When officers with the San Francisco Police Department shot a homeless man who allegedly refused to drop a kitchen knife last week, officers told members of the community concerned over discrepancies between police and witness statements that all could be discussed at the "town hall" on the shooting. But the timing of said town hall — announced this afternoon — makes it unlikely that many people will be able to attend the discussion.

After every fatal shooting by the police, SFPD holds a town hall meeting for community members to discuss the event. For example, the December meeting regarding the shooting of Mario Woods was on the Friday night two days after he was shot by police.

The meeting for the fatal police shooting of 45-year-old Luis Gongora, whose death on April 7 has been plagued by controversy after numerous witnesses disputed police accounts of the incident, as well as a video that showed how swiftly police shot down the homeless man, will not be in the evening — instead, it will be held tomorrow at noon.

According to a a press release sent by SFPD at 1:08 p.m. Tuesday, the noon town hall meeting will be held "to provide the Mission community with an update," at Union Local Hall located at 3271 18th Street.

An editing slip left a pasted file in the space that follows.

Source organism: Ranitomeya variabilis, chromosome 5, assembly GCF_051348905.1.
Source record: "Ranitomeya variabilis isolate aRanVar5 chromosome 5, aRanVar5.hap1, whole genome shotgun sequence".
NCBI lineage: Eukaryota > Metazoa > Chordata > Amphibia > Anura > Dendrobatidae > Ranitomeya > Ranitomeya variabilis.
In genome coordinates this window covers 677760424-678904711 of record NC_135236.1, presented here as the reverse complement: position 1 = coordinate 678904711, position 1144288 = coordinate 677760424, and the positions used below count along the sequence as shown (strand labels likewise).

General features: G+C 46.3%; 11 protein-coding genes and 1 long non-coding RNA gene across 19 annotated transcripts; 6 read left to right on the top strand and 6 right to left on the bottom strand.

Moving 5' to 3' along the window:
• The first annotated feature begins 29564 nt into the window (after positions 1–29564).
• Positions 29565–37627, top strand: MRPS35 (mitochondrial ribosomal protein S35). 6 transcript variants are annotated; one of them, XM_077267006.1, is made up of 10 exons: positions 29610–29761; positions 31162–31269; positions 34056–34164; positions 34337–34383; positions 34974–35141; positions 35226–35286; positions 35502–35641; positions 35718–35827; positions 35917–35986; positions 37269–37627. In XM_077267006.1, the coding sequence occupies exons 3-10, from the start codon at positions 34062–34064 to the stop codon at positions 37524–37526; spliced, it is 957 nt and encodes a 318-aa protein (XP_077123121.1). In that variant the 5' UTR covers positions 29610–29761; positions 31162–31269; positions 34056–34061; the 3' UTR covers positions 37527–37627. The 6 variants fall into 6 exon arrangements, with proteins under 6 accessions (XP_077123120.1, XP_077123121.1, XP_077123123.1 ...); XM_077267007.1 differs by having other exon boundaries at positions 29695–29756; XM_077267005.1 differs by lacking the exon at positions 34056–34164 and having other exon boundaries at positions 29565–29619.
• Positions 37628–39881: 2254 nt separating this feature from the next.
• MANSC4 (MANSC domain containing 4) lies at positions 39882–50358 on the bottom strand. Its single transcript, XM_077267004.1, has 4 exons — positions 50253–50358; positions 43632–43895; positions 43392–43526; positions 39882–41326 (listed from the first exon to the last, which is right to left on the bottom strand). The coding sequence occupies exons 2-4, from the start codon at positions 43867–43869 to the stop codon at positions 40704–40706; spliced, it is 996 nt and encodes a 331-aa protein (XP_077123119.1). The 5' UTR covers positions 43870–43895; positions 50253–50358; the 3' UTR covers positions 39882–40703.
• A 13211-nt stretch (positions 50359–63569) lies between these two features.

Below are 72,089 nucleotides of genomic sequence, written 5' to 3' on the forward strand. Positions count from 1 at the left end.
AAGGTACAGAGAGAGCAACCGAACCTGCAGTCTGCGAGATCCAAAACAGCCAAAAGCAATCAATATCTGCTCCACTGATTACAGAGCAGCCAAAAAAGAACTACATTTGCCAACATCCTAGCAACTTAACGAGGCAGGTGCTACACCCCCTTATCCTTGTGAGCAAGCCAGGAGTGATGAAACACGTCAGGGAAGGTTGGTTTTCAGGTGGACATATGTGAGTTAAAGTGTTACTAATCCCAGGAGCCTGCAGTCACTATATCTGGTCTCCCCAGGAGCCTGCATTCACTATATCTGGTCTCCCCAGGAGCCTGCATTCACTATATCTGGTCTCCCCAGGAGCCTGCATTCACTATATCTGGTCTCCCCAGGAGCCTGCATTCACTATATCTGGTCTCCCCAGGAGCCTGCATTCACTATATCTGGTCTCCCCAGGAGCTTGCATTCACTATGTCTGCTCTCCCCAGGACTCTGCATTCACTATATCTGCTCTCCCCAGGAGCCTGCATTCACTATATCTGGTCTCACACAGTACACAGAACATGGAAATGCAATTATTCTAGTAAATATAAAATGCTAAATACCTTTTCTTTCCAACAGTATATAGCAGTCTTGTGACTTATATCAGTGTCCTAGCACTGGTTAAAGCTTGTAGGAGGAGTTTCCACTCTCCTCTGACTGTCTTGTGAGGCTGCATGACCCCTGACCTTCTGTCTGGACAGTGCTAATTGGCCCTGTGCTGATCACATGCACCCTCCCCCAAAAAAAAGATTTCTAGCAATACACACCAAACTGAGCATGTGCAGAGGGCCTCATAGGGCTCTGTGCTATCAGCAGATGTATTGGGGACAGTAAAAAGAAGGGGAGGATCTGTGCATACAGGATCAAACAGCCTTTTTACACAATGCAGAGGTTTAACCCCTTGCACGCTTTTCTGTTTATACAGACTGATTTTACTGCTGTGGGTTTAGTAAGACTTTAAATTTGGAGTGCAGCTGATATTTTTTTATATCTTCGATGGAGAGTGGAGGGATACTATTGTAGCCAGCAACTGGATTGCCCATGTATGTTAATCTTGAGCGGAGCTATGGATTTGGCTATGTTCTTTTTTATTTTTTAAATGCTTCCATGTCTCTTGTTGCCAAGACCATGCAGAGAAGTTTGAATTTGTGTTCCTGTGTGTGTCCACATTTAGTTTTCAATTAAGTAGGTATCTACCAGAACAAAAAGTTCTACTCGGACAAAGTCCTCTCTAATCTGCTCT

An obvious thing to ask here is how many members of the Mission community are employed in such a way that they are free at noon on a weekday? How many others can become free with less than 24 hours notice?

But according to SFPD spokesperson Officer Albie Esparza, town hall meetings regarding officer involved shootings are scheduled to be held "at or around the time of the incident, because that's when the people near or who witnessed [the shooting] are most likely to be able to attend," he said. Since Gongora was shot around 10 a.m., noon was chosen for the town hall.

When I pressed, saying that surely he could see how some folks might assume that it was scheduled at noon to prevent attendance, Esparza pointed out that other daytime police shootings have also led to noon town halls — for example, this early-morning police shooting from 2014.

"I've been a [Public Information Officer] for six years, and I've gone to all of these" Esparza said. "We've always had the meeting near the time of the incident."

Previously: First Video Surfaces Of SFPD Firing On Homeless Man Within 30 Seconds Of Exiting Squad Cars
Homeless Man Shot By SFPD Has Died, Witnesses Dispute Police Claims